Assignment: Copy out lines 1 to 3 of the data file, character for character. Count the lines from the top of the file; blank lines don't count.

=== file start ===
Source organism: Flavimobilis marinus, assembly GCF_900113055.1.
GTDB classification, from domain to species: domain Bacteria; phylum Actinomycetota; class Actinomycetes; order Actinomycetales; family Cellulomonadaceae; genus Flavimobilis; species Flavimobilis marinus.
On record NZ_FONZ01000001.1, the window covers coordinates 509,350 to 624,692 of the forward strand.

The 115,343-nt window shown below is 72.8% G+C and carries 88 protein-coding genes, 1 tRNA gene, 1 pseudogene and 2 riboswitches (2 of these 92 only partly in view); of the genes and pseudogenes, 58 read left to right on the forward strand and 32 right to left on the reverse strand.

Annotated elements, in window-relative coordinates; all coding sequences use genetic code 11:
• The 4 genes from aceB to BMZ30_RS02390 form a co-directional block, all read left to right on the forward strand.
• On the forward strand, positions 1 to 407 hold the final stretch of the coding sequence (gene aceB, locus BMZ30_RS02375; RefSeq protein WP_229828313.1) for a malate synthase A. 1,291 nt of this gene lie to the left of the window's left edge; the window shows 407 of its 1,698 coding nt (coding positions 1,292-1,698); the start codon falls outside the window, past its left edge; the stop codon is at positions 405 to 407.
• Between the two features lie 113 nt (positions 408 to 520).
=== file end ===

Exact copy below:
Source organism: Flavimobilis marinus, assembly GCF_900113055.1.
GTDB classification, from domain to species: domain Bacteria; phylum Actinomycetota; class Actinomycetes; order Actinomycetales; family Cellulomonadaceae; genus Flavimobilis; species Flavimobilis marinus.
On record NZ_FONZ01000001.1, the window covers coordinates 509,350 to 624,692 of the forward strand.